Education Funding

Federal Special Education Spending Increase Would Touch All Ages

By Christina A. Samuels — December 17, 2015 1 min read

Congress plans to put more money into special education under the omnibus federal budget deal announced Wednesday, and infants and toddlers would see a slight edge when it comes to the percentage of increase—though not in overall dollars spent.

The agreement is moving through Congress and is expected to be signed when it reaches the president’s desk.

The Individuals with Disabilities Education Act has three sections that provide grants to states for education. Part B, which educates children ages 6-21, would grow from about $11.5 billion to $11.9 billion, or 3.5 percent.

IDEA Part B Section 619, often just referred to as “Section 619,” applies to children ages 3-5. This program would grow from about $353 million to $368 million, which represents an increase of around 4 percent.

Part C of the IDEA pays for early intervention services for infants and toddlers. It would see a 4.5 percent boost, from about $439 million to $458 million.

Even combined, Section 619 and Part C make up just a fraction of the money that is spent for children and youth ages 6 to 21. In fiscal 2015, Part C saw a tiny $58,000 increase, while Section 619 was level-funded.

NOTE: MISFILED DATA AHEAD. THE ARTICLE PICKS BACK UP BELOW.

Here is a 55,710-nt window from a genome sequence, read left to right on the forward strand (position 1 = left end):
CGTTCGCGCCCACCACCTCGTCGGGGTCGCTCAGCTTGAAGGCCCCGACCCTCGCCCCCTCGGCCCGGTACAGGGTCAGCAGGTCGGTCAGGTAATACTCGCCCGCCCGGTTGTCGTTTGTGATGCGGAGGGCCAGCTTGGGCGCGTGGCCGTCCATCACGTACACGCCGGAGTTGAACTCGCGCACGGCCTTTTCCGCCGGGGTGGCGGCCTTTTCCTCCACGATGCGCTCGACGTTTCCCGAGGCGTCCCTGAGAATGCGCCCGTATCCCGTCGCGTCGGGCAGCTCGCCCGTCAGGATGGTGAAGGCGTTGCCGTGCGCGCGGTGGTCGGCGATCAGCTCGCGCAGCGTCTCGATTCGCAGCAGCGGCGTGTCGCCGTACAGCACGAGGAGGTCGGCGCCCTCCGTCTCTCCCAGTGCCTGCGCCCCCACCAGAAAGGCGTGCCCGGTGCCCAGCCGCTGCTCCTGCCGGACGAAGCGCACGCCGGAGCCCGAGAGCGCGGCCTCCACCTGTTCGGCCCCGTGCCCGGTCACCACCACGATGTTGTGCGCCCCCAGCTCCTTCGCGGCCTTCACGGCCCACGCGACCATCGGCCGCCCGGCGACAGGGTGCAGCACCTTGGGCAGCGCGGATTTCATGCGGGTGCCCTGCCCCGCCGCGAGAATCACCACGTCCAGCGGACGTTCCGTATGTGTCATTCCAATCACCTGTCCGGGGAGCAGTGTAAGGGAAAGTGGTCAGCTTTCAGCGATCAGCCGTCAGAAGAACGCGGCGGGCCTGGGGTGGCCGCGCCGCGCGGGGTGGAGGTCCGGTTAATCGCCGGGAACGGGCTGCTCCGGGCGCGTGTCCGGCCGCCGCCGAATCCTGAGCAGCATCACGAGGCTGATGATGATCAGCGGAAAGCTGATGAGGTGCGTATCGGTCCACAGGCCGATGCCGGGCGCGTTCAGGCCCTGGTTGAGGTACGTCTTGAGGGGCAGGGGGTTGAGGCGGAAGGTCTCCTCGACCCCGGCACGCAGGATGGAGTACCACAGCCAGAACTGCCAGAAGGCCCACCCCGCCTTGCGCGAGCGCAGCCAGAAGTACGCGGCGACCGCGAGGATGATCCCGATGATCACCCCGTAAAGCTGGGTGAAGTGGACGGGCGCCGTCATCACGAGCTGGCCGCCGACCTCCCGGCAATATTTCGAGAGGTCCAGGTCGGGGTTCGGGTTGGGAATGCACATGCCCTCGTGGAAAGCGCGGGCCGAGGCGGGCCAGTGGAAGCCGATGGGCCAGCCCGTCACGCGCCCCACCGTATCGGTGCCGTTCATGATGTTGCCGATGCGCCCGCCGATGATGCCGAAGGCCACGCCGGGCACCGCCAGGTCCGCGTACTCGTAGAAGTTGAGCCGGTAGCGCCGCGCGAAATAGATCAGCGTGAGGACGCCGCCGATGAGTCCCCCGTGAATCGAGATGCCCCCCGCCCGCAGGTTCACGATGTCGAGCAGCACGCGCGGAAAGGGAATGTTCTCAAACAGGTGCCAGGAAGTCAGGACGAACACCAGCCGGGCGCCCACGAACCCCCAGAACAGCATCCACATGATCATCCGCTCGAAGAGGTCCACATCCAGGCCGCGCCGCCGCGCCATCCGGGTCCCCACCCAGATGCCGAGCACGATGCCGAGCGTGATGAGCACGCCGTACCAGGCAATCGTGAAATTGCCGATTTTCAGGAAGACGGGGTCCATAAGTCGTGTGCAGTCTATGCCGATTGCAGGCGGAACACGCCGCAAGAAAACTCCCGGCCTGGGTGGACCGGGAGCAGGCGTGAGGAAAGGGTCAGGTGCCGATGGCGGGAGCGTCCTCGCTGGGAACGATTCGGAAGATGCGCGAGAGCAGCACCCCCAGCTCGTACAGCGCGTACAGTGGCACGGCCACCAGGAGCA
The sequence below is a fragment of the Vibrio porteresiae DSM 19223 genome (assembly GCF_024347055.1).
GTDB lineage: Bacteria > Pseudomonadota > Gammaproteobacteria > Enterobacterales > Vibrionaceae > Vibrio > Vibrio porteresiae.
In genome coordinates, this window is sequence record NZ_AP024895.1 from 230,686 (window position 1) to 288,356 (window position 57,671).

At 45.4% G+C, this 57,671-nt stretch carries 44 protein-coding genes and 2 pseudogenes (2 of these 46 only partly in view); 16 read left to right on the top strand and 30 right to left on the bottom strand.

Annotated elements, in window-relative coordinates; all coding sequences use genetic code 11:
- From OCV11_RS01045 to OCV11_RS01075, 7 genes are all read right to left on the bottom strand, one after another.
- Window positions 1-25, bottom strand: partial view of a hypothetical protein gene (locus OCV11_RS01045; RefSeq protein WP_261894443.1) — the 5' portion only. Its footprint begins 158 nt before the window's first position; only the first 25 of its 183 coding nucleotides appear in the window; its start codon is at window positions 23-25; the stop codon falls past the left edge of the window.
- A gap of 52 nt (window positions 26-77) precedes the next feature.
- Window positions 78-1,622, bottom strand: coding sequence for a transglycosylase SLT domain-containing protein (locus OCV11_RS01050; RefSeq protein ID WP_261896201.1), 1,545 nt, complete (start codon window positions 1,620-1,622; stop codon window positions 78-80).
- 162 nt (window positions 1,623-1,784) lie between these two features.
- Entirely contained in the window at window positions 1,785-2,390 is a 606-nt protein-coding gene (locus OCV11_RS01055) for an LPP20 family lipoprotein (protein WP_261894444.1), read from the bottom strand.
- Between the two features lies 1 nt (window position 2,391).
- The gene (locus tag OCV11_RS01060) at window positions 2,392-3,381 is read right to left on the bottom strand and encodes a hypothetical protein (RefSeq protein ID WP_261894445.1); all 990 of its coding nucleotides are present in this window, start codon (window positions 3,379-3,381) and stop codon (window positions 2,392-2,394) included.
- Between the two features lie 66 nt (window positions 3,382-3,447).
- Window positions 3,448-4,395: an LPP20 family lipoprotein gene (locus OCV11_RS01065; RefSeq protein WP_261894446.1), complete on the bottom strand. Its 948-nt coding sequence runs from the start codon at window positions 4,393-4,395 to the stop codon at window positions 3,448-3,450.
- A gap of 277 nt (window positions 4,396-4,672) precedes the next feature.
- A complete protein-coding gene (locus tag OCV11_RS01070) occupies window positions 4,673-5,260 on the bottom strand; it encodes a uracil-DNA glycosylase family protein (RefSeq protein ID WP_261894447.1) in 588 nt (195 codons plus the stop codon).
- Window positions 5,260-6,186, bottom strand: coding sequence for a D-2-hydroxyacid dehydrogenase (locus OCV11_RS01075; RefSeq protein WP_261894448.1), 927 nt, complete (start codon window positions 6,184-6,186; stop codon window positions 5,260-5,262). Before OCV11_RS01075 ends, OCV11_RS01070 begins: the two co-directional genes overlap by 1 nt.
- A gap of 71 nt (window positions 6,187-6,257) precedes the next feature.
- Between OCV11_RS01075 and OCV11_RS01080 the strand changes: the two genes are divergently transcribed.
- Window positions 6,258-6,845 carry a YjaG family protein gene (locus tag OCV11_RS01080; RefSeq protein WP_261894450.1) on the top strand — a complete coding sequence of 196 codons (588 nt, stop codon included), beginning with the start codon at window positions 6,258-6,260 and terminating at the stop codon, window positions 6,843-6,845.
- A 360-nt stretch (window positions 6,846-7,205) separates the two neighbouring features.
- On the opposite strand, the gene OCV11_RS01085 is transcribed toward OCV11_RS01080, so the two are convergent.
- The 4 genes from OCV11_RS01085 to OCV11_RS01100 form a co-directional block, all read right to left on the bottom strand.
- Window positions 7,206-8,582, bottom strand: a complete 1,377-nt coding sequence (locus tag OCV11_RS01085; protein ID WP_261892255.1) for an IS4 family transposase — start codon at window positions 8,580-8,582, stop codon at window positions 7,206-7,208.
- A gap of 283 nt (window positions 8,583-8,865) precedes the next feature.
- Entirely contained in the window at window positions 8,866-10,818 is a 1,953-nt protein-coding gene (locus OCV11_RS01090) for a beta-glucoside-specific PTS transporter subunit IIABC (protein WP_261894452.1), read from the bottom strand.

So, the fact that the programs would receive a funding increase in the fiscal 2016 budget could mean that they’re riding a wave of interest in early-childhood education that came from the debate over the Every Student Succeeds Act, the latest revision to the Elementary and Secondary Education Act. ESSA includes a $250 million preschool development grant program intended to help states collaborate and coordinate among their different early-childhood systems.

Other Special Education Programs

The budget proposal would allot an additional $2 million to the Jacob K. Javits Gifted and Talented Education Program, which funds research into supporting underrepresented students in gifted education. The National Center for Special Education Research, which was funded at $54 million in fiscal 2015, would remain at that level for fiscal 2016.


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A version of this news article first appeared in the On Special Education blog.